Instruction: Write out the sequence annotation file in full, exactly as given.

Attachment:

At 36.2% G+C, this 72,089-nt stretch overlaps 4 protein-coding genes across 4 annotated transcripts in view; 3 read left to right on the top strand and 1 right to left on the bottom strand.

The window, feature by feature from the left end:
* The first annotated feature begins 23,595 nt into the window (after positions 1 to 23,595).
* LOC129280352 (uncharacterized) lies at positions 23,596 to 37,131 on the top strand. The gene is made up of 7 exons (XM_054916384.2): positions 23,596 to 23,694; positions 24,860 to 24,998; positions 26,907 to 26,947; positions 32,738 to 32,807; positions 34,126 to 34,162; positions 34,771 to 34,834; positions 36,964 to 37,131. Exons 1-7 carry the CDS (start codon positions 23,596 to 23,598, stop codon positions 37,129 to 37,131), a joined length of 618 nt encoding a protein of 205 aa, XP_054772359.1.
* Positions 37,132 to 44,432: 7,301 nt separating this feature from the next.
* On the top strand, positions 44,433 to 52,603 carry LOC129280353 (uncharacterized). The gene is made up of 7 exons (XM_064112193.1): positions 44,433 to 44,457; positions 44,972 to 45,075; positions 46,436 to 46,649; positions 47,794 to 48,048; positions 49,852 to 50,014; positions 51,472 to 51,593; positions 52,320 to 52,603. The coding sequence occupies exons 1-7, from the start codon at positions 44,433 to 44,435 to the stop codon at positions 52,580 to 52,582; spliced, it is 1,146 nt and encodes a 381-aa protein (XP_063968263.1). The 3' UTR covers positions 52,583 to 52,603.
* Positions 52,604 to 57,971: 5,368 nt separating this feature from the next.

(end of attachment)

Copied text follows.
At 36.2% G+C, this 72,089-nt stretch overlaps 4 protein-coding genes across 4 annotated transcripts in view; 3 read left to right on the top strand and 1 right to left on the bottom strand.

The window, feature by feature from the left end:
* The first annotated feature begins 23,595 nt into the window (after positions 1 to 23,595).
* LOC129280352 (uncharacterized) lies at positions 23,596 to 37,131 on the top strand. The gene is made up of 7 exons (XM_054916384.2): positions 23,596 to 23,694; positions 24,860 to 24,998; positions 26,907 to 26,947; positions 32,738 to 32,807; positions 34,126 to 34,162; positions 34,771 to 34,834; positions 36,964 to 37,131. Exons 1-7 carry the CDS (start codon positions 23,596 to 23,598, stop codon positions 37,129 to 37,131), a joined length of 618 nt encoding a protein of 205 aa, XP_054772359.1.
* Positions 37,132 to 44,432: 7,301 nt separating this feature from the next.
* On the top strand, positions 44,433 to 52,603 carry LOC129280353 (uncharacterized). The gene is made up of 7 exons (XM_064112193.1): positions 44,433 to 44,457; positions 44,972 to 45,075; positions 46,436 to 46,649; positions 47,794 to 48,048; positions 49,852 to 50,014; positions 51,472 to 51,593; positions 52,320 to 52,603. The coding sequence occupies exons 1-7, from the start codon at positions 44,433 to 44,435 to the stop codon at positions 52,580 to 52,582; spliced, it is 1,146 nt and encodes a 381-aa protein (XP_063968263.1). The 3' UTR covers positions 52,583 to 52,603.
* Positions 52,604 to 57,971: 5,368 nt separating this feature from the next.